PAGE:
What is Personalized Medicine?
The goal of personalized medicine (PM) is to tailor medical treatments and services to the biological makeup of individual patients. Healthcare provides can select therapies or clinical management strategies based on a diagnostic test using biomarkers. Such tests provide the molecular or genetic profile to identify what makes a person susceptible to certain diseases or conditions and whether they are likely to respond to a specific therapy.
PM is believed to have the potential to improve patient care at the same time as saving money for healthcare systems through increased efficiencies in patient care. The strategy may minimize adverse effects from therapies that do not work or that may be harmful in a particular patient. PM technologies are being developed for many diseases and conditions, such as cancer and heart disease.
The key to PM technologies is that they comprise a therapy, service or clinical management decision based on a molecular diagnostic test. The test and the treatment are sometimes developed together, but often, are not. Sometimes the diagnostic test is developed after the therapy, for example, the diagnostic test to determine the appropriate of dose of warfarin, a common blood-thinner. Sometimes the diagnostic test is developed first, for example, for a rare genetic disease, in the hope that a therapy will become available in the future.
One key issue for the development and clinical use of PM technologies is lack of coordination in research and development, which leads to problems along the translational pathway as research moves from the bench to the bedside. There is an urgent need to improve inter-technology co-ordination of evidence development, regulation, and appraisal during clinical translation of PM technologies. Failure in co-ordination has significant implications for the cost of bringing a PM technology to market, the likelihood of a positive reimbursement decision, and the duration of post-market patent life. All of which reduce the return on public and private sector investments.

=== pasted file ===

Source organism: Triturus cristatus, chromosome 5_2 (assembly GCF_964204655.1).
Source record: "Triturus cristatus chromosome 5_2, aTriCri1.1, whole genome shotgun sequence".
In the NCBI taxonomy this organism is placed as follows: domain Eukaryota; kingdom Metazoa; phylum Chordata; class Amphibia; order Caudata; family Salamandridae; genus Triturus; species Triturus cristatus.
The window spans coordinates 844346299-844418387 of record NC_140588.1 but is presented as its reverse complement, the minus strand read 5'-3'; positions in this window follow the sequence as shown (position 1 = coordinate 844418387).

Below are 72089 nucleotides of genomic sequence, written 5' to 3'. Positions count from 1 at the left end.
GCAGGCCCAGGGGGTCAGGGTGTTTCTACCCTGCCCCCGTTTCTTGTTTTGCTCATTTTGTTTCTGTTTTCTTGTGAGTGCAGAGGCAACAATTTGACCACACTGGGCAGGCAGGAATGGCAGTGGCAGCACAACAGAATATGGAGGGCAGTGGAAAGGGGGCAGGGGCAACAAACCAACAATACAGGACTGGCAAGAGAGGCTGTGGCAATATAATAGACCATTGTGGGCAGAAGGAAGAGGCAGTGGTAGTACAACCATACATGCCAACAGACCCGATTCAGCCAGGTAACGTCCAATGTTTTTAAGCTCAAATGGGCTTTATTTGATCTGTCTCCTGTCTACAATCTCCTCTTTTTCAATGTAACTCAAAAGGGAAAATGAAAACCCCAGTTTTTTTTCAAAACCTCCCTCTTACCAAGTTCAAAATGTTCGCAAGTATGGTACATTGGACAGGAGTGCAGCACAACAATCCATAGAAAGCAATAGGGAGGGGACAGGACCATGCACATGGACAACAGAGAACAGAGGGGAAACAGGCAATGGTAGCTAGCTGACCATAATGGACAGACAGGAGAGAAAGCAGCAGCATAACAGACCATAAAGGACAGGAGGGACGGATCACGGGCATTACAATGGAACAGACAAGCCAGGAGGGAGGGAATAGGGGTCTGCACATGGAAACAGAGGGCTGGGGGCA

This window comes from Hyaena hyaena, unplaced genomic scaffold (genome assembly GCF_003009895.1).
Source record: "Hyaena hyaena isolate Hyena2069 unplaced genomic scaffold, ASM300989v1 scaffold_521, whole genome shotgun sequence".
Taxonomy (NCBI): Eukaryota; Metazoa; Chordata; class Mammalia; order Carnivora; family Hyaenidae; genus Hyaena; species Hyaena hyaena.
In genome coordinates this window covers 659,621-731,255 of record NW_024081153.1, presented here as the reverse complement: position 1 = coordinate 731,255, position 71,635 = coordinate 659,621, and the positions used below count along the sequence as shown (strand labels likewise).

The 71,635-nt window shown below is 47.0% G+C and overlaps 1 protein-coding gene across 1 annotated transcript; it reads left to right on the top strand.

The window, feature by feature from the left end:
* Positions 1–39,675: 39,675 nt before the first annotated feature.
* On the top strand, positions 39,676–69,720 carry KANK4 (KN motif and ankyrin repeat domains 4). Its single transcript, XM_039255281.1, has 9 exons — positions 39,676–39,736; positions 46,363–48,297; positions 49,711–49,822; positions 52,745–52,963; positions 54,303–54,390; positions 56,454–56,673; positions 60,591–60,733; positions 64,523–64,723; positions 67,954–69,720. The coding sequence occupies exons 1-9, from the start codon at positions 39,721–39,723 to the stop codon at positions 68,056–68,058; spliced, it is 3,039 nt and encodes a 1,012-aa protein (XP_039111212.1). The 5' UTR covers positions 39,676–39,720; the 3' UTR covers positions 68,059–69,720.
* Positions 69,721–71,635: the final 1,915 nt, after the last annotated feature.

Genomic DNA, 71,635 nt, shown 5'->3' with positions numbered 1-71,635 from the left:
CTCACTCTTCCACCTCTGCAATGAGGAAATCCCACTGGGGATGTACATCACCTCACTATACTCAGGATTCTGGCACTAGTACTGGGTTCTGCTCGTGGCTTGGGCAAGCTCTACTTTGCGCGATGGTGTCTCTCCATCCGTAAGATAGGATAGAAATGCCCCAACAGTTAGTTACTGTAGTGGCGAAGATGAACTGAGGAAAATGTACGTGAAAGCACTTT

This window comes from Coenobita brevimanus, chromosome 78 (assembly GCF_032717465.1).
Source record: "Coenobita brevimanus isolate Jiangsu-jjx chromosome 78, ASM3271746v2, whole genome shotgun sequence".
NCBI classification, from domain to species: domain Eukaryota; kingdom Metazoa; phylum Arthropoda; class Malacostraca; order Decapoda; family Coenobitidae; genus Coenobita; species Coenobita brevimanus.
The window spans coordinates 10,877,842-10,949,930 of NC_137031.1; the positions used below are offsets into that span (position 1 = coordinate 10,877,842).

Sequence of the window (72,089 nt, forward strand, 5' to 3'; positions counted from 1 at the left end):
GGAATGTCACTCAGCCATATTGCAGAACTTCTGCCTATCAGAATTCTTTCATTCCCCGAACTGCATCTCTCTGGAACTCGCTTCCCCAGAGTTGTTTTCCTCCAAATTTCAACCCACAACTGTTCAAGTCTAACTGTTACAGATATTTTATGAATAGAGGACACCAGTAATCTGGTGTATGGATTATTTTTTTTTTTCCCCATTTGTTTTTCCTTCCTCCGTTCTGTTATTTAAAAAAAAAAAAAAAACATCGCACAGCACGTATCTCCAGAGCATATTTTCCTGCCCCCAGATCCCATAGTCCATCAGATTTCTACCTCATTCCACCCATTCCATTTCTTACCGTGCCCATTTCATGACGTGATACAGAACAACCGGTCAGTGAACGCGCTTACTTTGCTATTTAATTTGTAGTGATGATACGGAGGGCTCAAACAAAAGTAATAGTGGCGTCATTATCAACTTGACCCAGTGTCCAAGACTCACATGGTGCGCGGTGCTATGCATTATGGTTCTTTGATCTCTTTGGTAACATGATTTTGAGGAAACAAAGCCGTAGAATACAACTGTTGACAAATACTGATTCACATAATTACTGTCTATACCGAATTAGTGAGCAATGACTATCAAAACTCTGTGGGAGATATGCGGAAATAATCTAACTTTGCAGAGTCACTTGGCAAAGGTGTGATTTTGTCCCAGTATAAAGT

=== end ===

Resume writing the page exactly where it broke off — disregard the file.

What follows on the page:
To become a healthcare product available for patients, a new technology must follow a non-linear and iterative, innovation pathway, where a series of institutional, structural, regulatory, behavioural, financial, and political factors contribute to the probability of success. Currently, the clinical translational pathway is made up of a series of distinct translational steps comprised of siloed blocks of research and research evaluation activity. These are characterized by poor integration and communication between stakeholders in each block.
Whilst meeting the evaluative targets for each step of the translational pathway is necessary for a new technology to advance, it does not determine whether the next stage of translation represents a good investment, from a commercial, health system or social perspective. Products that progress to the final stages of development but are not adopted by healthcare systems represent a valuable loss of time, money and effort.
There are multiple points along the translation pathway where PM stakeholders – researchers, developers, investors, health and safety regulators, Health Technology Assessment (HTA) bodies, and healthcare systems – must make crucial decisions about which technologies to support, invest in, adopt and reimburse. Decisions to proceed should be based, as far as possible, on a realistic appraisal of whether a piece of new knowledge or technological development can be translated into a marketable health care product. Most importantly, this requires an assessment of whether a health care payer will reimburse the technology at a price sufficient to generate a competitive return. Developers can no longer assume that technologies that make it through regulatory approval will be adopted and paid for; rather, they must respond to the needs of cash-strapped health systems, the largest market for PM technologies.
Read more about the PACEOMICS approach to addressing these issues in an integrated manner.